September 8, 2020

Duah Alkam Student Highlight

Duah is a GPIBS Ph.D. student in the Biochemistry and Molecular Biology track. She is starting her 5th year in the laboratories of Dr. Mark Smeltzer and Dr. David Ussery.

She has a B.S. in Pharmaceutical Sciences and a M.S. in Pharmacology from The Hebrew University of Jerusalem.

Research Interest Statement

Osteomyelitis, or bone infection, is a devastating disease with limited treatment options. My dissertation explores the molecular pathways involved in the pathogenicity of the major cause of osteomyelitis, the bacterial agent Staphylococcus aureus. We draw on genome sequencing technologies coupled with comprehensive bioinformatic analyses to define the genetic landscape of the bacterium during in vivo osteomyelitis. These studies revealed strategies the bacterium employs to survive within the bone while fending off attacks by the host. Targeting these pathways may aid in the development of therapeutics to combat S. aureus infections.

Something Notable about Time as a Graduate Student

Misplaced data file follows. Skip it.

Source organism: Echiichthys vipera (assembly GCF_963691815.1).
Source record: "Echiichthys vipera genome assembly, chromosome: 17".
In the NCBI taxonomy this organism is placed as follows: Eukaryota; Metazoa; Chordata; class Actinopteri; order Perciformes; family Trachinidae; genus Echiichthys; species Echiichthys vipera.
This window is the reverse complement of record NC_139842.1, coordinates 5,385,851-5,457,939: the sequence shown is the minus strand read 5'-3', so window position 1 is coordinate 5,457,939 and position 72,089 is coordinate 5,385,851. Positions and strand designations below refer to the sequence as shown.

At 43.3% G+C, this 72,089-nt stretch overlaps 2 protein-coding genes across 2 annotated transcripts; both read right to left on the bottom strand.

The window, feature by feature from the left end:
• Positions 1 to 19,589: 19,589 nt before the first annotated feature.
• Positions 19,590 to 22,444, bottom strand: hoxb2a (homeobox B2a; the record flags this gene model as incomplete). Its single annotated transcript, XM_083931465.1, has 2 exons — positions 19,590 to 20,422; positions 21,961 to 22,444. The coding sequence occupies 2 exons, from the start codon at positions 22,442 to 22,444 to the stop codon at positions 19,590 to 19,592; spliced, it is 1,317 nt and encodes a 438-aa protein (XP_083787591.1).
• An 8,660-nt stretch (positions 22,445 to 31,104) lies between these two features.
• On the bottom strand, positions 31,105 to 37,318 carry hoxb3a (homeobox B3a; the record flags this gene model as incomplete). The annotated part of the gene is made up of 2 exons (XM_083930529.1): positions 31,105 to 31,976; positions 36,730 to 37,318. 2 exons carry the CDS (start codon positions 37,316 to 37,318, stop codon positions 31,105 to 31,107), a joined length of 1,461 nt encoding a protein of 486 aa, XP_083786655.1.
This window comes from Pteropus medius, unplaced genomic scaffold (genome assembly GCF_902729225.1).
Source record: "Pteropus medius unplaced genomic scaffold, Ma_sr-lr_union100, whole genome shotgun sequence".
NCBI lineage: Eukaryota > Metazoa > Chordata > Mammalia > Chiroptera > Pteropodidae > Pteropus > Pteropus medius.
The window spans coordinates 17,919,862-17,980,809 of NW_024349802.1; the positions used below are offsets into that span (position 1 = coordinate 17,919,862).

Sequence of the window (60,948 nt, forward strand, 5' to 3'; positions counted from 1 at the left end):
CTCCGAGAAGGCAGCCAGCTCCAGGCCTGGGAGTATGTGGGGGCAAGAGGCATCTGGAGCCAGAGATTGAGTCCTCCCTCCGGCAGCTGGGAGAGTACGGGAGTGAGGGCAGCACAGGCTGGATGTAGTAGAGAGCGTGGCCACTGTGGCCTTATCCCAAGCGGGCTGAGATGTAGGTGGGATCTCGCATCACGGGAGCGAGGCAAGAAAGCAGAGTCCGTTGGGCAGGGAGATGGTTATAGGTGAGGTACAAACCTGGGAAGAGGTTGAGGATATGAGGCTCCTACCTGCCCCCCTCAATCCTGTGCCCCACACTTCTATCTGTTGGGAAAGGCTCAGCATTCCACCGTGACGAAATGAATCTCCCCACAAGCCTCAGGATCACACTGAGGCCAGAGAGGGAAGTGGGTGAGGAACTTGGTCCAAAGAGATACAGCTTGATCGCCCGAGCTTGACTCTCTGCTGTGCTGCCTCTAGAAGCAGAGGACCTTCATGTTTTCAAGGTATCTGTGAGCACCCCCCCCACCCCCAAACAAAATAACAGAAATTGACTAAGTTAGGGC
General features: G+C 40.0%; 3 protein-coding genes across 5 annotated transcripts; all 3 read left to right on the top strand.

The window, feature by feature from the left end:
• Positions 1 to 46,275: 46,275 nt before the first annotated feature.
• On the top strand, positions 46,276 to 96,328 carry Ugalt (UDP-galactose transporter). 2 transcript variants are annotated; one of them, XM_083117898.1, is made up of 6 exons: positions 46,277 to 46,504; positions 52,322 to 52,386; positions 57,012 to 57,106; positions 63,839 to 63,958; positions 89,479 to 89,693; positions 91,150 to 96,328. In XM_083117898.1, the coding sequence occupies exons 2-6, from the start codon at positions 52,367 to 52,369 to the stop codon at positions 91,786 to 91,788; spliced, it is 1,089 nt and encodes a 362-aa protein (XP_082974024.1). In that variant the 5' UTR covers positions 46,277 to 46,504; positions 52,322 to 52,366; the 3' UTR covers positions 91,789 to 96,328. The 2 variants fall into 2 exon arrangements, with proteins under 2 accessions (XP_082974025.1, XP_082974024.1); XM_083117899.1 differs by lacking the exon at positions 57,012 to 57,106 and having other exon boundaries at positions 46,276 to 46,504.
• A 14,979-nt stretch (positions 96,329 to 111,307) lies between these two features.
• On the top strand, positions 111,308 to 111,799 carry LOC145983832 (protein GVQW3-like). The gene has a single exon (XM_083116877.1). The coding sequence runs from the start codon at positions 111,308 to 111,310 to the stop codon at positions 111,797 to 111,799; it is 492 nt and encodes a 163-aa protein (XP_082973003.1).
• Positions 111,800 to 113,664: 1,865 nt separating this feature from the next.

There is a pervasive positivity across the UAMS graduate school that I’ve been fortunate to experience through interactions┬áthat spanned three departments. My co-mentors exemplified this spirit through their collaboration and commitment to guiding me on topics ranging from the intricate details of Staphylococcus aureus biology to the value of comparative genomics. Equally crucial were the bioinformaticians on our team who taught me how to critically evaluate big data. These interactions have been the highlight of the past four years.

Career Goals

I plan to remain in the genomics/bioinformatics field.

Experiment or Technique You Would Most Like to Do

Anything involving genomic engineering, particularly with CRISPR/Cas9, is always fun.

Fun fact

My husband, Ziad, and I are on a quest to visit every major National Park in the United States – our favorite so far is the Grand Canyon.

Publications

Alkam D, Jenjaroenpun P, Wongsurawat T, Udaondo Z, Patumcharoenpol P, Robeson M, et al. Genomic characterization of mumps viruses from a large-scale mumps outbreak in Arkansas, 2016. Infect Genet Evol. 2019;75:103965

Alkam D, Wongsurawat T, Jenjaroenpun P, Connor S, Hobbs C, Wassenaar TM, et al. Three Complete Genome Sequences of Genotype G Mumps Virus from the 2016 Outbreak in Arkansas, USA. Genome Announc. 2017;5(32)